Reforming the United Nations: Legitimacy, Effectiveness, and Power After Iraq
Singapore Year Book of International Law, Vol. 10, pp. 59-86, 2006
28 Pages Posted: 9 Mar 2007
Reform of the international security architecture tends to be driven by crisis: the First World War made possible the creation of the League of Nations; its failure to prevent a Second World War laid the foundations for a new United Nations. For some, the 2003 war in Iraq was a similar challenge not merely to the institutions but to the very idea of international order. This article examines efforts to understand and respond to that challenge, focusing on the effort to develop a shared understanding of threats, design institutions to respond to those threats, and manage the unequal capacity that enables some states to undertake coercive action unilaterally. These competing claims to legitimacy, effectiveness, and power illustrate the limitations of collective security through an organisation like the United Nations as well as why such an organisation is indispensable.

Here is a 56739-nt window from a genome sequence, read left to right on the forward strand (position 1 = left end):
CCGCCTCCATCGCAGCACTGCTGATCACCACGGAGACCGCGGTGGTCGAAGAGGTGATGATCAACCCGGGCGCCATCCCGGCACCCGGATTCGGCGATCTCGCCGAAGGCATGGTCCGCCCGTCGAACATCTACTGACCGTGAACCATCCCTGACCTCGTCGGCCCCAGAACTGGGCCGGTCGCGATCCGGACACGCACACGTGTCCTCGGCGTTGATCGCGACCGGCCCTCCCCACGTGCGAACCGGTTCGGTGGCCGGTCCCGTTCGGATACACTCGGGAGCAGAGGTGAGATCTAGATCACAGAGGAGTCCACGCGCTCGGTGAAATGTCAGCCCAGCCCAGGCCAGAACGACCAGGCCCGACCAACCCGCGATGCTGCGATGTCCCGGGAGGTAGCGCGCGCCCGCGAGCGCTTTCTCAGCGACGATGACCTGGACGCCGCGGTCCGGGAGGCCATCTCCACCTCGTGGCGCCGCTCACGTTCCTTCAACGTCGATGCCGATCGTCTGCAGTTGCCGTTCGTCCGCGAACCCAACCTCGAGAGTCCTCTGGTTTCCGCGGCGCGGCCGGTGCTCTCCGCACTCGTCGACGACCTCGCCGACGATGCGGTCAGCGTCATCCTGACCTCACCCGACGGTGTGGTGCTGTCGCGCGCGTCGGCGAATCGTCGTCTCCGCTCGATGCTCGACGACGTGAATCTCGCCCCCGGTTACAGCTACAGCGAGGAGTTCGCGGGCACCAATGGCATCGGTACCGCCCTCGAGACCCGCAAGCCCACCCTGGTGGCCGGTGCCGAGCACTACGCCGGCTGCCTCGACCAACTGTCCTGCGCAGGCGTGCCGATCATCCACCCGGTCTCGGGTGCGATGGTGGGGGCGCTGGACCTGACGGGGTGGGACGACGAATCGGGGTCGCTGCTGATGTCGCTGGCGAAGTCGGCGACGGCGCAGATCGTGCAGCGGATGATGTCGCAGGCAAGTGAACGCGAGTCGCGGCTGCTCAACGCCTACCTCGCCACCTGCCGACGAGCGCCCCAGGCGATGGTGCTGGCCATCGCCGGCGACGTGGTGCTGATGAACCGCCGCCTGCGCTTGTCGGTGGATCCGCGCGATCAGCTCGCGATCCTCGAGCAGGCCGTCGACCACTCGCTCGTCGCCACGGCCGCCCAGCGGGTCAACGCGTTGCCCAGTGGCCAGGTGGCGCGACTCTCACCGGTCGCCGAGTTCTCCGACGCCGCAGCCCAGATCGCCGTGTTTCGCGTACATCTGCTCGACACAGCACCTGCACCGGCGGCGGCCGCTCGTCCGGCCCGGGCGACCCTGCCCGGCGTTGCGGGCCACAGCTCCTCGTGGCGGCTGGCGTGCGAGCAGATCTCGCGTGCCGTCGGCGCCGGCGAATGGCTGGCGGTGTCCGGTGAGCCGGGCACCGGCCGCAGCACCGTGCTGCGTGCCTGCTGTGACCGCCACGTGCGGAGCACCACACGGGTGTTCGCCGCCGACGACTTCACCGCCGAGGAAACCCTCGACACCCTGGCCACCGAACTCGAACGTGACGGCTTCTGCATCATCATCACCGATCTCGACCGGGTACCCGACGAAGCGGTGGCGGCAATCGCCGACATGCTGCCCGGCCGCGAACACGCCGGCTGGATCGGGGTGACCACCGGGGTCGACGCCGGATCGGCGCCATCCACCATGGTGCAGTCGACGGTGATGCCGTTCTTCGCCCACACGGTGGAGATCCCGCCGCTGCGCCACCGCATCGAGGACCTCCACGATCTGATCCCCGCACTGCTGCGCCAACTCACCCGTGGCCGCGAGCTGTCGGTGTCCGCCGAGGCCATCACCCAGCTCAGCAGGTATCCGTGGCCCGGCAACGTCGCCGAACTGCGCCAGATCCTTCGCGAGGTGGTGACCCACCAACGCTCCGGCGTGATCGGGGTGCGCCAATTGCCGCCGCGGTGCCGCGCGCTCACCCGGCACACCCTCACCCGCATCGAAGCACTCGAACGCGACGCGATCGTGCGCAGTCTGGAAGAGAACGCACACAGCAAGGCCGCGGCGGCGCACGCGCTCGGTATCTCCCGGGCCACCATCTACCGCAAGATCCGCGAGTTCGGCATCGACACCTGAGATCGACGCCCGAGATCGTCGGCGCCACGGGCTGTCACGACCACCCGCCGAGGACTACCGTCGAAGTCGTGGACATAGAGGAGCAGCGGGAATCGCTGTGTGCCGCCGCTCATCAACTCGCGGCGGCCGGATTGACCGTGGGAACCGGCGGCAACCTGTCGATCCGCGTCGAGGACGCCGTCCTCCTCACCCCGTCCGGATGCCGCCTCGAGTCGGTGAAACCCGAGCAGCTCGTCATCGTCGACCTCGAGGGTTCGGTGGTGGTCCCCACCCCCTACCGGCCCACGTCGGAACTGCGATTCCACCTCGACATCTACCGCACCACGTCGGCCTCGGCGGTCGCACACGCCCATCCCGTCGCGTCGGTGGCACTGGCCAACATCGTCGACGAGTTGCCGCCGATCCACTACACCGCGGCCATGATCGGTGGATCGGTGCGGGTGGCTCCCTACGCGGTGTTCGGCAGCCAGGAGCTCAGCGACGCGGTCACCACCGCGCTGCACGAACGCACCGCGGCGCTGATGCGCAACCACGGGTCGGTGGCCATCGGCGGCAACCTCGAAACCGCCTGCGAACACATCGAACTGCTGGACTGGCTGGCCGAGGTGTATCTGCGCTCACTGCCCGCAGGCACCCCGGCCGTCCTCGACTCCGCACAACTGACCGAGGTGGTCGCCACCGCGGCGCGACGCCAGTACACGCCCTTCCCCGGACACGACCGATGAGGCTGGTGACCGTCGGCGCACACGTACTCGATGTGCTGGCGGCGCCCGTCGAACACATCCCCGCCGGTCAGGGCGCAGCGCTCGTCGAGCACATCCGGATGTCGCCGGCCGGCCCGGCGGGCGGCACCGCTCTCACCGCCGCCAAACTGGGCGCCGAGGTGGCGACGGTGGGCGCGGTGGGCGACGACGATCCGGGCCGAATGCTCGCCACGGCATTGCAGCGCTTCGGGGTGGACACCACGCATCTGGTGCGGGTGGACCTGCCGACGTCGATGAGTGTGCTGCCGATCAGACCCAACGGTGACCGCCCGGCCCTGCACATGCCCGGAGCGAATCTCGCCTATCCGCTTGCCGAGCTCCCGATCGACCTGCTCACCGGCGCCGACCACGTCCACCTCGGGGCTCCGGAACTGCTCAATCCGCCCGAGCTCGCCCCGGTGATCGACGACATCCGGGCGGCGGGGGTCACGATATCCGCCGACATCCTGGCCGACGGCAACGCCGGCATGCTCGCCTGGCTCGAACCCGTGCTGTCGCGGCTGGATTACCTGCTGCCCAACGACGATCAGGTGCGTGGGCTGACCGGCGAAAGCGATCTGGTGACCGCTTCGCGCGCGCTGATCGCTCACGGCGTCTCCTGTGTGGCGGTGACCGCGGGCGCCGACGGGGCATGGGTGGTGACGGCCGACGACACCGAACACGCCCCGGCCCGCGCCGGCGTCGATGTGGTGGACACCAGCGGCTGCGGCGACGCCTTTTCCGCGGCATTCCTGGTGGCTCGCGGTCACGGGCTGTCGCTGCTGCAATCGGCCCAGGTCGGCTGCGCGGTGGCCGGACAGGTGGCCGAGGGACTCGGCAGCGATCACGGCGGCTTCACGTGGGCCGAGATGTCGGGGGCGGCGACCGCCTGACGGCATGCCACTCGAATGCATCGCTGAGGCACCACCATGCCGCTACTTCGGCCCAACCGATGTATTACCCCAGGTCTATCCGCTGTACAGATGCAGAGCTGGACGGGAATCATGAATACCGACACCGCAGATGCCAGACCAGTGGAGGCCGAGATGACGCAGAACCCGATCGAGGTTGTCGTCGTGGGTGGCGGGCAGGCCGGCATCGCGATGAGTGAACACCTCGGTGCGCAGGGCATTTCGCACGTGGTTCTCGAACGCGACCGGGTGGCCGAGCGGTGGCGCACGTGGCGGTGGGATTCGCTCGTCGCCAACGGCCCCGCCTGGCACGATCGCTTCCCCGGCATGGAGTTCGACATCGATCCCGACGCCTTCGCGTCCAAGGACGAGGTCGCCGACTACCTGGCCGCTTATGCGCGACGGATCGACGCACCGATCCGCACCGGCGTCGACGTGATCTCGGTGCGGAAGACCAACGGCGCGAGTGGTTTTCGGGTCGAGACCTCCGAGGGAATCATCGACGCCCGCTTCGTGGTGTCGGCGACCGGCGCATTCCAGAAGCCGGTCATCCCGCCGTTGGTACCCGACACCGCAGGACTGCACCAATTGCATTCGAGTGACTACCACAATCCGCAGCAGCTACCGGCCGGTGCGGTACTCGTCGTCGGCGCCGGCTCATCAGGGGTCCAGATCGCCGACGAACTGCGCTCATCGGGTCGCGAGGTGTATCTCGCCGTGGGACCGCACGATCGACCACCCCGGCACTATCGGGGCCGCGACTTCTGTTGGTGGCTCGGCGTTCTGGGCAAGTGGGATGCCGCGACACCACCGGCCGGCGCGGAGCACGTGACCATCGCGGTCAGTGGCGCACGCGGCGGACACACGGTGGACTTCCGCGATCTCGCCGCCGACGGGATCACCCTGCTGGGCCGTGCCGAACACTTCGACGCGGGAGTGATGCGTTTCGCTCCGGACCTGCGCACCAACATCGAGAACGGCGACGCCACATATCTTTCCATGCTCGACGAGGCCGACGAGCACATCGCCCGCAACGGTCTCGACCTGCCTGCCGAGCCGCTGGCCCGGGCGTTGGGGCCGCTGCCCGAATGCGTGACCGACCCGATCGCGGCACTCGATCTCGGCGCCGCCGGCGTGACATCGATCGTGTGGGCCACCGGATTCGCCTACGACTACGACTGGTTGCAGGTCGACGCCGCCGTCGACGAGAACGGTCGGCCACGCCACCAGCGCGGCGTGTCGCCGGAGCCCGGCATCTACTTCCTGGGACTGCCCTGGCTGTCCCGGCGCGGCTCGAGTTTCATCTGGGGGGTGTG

Keywords: United Nations, Reform, Security Council, Peacebuilding Commission
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